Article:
Antarctic research station with extendible legs and giant skis allows facility to “ski” across the ice shelf

// February 7th, 2013 // General Science News

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Yesterday, the $40.6 million Halley VI Antarctic research station opened its doors to 52 research scientists intent on studying the frigid Antarctic region.  The facility is designed to “ski” on the ice.  Weather elements on the floating Brunt Ice Shelf can dump up to three feet of ice on permanent structures.  In addition, the ice shelf is constantly “flowing” towards the ocean and can break, leaving a permanent facility stranded.  To compensate for the strange weather and geological conditions, architects added extendable hydraulic legs to the bottom of each building “pod” so that the structure can “climb out of the built-up snow”.  When about three feet of ice and snow has accumulated under the structure, the legs are retracted, one-by-one, and extend, sliding the structures above the accumulated ice.  If the structures need to be moved, they can be attached to a bulldozer and be relocated by skiing across the ice.

British Antarctic Survey (BAS) established the Halley research station on the Brunt Ice Shelf in 1956. Its first four bases were lost to the ice, which piles up relentlessly – over three feet each year – burying and eventually crushing any building sitting on the ground. A fifth was constructed on steel legs that could be laboriously elongated, but after 20 years of service, the legs are encased in 75-feet of ice and break when it moves.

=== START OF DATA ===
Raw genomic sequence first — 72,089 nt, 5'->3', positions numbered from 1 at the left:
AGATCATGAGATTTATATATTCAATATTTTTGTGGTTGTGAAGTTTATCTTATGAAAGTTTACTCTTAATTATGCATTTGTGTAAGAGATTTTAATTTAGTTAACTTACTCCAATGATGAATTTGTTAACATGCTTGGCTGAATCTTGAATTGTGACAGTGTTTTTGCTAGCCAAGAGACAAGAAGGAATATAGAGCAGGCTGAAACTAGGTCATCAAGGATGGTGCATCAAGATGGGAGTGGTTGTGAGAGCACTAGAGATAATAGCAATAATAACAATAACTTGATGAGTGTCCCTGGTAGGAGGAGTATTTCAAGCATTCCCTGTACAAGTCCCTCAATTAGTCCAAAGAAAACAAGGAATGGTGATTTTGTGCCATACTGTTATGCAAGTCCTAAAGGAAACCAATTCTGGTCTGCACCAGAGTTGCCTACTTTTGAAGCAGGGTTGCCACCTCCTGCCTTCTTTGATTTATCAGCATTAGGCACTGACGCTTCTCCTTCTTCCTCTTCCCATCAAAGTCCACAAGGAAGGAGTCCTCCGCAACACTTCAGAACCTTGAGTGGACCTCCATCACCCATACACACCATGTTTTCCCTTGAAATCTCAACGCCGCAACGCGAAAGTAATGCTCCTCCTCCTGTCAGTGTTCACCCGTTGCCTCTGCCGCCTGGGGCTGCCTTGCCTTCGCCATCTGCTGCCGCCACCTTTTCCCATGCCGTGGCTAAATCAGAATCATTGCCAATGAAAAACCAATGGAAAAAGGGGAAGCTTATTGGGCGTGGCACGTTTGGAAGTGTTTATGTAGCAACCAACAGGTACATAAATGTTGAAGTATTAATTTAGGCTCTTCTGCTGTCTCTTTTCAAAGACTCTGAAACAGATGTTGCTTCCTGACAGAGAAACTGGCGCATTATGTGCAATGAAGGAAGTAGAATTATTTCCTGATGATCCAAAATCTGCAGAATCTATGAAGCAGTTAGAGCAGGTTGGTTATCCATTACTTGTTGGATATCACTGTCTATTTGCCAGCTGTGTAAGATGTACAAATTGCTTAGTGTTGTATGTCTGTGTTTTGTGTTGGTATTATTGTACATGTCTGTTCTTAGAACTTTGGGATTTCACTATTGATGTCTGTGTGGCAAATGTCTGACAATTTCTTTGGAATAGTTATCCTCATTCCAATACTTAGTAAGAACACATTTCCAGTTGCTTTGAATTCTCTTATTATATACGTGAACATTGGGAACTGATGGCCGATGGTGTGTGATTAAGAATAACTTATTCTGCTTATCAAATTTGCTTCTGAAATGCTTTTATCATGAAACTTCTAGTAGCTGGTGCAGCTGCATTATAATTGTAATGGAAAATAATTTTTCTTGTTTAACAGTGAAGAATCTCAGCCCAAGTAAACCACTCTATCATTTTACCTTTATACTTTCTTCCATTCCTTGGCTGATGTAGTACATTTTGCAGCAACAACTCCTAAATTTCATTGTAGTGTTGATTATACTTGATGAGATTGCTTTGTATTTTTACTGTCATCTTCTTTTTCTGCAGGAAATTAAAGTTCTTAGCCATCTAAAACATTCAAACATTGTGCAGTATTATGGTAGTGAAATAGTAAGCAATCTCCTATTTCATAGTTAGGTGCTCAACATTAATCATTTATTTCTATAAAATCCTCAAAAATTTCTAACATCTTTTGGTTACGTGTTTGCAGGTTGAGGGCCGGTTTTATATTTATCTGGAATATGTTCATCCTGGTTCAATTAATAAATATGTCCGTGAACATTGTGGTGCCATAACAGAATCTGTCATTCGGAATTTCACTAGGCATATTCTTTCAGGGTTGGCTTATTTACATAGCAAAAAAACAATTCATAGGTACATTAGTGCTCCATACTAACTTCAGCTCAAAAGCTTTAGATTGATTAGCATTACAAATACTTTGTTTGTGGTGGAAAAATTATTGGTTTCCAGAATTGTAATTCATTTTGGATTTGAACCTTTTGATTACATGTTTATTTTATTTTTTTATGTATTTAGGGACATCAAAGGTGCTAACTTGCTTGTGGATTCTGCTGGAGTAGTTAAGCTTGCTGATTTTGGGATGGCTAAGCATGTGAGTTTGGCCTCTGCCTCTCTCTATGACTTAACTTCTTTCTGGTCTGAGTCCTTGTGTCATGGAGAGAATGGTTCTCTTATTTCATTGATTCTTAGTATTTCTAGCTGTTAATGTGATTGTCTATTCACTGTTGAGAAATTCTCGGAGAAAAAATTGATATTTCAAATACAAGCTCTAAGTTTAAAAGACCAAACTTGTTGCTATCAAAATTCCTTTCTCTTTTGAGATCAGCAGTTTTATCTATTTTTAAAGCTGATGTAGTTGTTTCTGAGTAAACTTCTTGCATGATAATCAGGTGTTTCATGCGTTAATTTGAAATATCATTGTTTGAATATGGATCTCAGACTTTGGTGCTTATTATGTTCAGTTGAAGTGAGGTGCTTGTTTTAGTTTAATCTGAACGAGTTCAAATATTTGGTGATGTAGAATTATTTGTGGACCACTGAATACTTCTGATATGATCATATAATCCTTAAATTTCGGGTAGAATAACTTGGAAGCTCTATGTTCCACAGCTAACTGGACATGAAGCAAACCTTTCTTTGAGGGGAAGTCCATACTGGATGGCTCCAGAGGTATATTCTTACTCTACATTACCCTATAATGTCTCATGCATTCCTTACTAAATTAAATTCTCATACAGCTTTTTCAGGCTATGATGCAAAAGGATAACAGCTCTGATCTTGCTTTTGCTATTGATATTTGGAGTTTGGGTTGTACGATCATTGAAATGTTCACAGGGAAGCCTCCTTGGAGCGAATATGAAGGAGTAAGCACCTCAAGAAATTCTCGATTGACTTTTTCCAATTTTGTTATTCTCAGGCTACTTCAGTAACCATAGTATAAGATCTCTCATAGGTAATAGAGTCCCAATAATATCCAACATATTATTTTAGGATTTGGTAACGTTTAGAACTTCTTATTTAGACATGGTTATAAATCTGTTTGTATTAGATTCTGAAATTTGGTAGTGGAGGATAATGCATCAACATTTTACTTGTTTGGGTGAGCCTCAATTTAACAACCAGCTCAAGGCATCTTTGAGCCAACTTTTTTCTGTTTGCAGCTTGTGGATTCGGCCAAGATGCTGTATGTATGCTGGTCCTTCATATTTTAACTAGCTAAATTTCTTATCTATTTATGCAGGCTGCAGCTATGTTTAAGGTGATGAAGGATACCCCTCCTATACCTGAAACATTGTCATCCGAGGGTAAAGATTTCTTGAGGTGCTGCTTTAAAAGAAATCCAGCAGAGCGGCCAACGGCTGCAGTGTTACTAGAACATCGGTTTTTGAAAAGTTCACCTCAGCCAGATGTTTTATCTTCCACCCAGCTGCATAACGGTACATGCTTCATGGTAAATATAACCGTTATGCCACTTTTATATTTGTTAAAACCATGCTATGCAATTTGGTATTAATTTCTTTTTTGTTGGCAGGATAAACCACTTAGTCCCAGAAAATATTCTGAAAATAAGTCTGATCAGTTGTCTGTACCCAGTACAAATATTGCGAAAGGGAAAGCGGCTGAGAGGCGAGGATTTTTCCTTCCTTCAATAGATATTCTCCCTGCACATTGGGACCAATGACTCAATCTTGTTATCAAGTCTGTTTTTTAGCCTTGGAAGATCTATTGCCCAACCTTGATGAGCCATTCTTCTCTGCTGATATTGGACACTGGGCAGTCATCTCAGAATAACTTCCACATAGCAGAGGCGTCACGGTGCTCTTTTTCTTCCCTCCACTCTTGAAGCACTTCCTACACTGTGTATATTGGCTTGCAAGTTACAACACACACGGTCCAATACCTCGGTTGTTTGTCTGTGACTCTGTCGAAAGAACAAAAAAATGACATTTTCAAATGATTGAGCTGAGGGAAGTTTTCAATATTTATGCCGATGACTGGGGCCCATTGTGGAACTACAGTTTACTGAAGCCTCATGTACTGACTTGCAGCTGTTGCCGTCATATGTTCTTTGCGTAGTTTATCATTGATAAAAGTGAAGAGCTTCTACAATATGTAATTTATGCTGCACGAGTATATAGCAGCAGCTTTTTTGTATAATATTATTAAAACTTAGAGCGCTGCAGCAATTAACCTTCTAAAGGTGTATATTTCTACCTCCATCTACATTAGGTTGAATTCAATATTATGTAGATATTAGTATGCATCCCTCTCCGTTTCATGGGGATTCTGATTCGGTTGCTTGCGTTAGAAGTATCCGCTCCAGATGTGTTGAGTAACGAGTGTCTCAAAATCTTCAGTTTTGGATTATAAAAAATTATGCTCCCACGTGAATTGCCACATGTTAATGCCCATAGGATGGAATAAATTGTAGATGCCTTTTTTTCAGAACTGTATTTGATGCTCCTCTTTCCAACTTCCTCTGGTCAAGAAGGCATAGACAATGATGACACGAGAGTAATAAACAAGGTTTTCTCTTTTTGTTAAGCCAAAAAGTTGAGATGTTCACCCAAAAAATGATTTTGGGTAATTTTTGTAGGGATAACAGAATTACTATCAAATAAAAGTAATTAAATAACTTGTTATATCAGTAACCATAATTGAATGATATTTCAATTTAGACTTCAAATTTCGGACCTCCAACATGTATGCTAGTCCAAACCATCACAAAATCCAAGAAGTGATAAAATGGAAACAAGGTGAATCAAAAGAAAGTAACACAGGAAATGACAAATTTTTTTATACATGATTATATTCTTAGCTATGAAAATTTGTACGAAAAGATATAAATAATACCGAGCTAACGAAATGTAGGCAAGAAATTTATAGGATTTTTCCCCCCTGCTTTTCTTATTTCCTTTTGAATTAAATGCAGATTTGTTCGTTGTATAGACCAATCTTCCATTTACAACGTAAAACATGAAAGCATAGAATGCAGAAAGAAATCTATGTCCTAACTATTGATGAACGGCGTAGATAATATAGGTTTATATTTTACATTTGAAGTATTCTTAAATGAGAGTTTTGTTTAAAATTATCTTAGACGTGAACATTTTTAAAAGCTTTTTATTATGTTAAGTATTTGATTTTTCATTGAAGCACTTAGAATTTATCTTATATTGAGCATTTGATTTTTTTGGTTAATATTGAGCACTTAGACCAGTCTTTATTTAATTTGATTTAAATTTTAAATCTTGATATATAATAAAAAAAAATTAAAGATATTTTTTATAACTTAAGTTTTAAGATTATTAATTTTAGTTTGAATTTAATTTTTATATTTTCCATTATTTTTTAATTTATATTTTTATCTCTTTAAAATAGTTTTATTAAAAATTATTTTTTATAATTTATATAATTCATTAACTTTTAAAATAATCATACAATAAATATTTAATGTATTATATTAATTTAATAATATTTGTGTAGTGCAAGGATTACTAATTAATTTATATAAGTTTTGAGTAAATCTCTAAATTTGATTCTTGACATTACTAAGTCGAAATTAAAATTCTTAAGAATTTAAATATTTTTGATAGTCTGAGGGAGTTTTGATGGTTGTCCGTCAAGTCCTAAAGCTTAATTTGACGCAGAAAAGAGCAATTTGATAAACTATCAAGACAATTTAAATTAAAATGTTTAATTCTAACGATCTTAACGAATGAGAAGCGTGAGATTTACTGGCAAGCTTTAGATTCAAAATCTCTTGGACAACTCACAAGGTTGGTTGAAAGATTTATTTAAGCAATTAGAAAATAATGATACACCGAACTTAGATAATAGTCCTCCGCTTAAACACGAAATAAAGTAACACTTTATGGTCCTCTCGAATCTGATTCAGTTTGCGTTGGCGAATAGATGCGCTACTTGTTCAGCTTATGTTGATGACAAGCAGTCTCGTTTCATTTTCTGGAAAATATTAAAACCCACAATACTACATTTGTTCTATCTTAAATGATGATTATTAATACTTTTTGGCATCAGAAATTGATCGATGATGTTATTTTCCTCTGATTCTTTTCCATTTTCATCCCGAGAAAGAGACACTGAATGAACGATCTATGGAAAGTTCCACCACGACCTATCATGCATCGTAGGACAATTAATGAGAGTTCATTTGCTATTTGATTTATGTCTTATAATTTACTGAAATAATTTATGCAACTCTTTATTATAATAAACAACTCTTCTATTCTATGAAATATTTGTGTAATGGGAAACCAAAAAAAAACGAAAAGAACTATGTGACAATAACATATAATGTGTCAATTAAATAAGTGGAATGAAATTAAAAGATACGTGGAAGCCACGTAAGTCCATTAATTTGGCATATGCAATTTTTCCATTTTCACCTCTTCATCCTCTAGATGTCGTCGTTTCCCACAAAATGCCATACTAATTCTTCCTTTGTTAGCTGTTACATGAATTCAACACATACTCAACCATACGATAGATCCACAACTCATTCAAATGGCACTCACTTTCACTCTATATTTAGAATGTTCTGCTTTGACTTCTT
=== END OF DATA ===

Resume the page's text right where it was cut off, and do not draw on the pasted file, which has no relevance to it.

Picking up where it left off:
The current building is largely made up of blue pods that act as research rooms or living rooms (complete with a bedside lamp that can simulate sunrise during around-the-clock-dark winters). A red pod in the middle of the blue pods works as a communal living space, acting as the go-to spot for eating and recreation (-60-degree temperatures, and 100-miles-per-hour winds leave researchers vulnerable to depression and stress).  Home comforts include a hydroponic salad garden and a climbing wall within a double-height central space lined with Lebanese cedar, selected for its scent.  The pods are connected to each other using short, flexible corridors.

According to Popular Science:

“The Halley VI Antarctic research station is, as the name implies, the sixth in a line of Halley facilities that date all the way back to the late 1950s. Data from Halley led to the discovery of the hole in the o-zone layer, so we’re expecting big things when this version’s fully operational in the coming weeks.”

 

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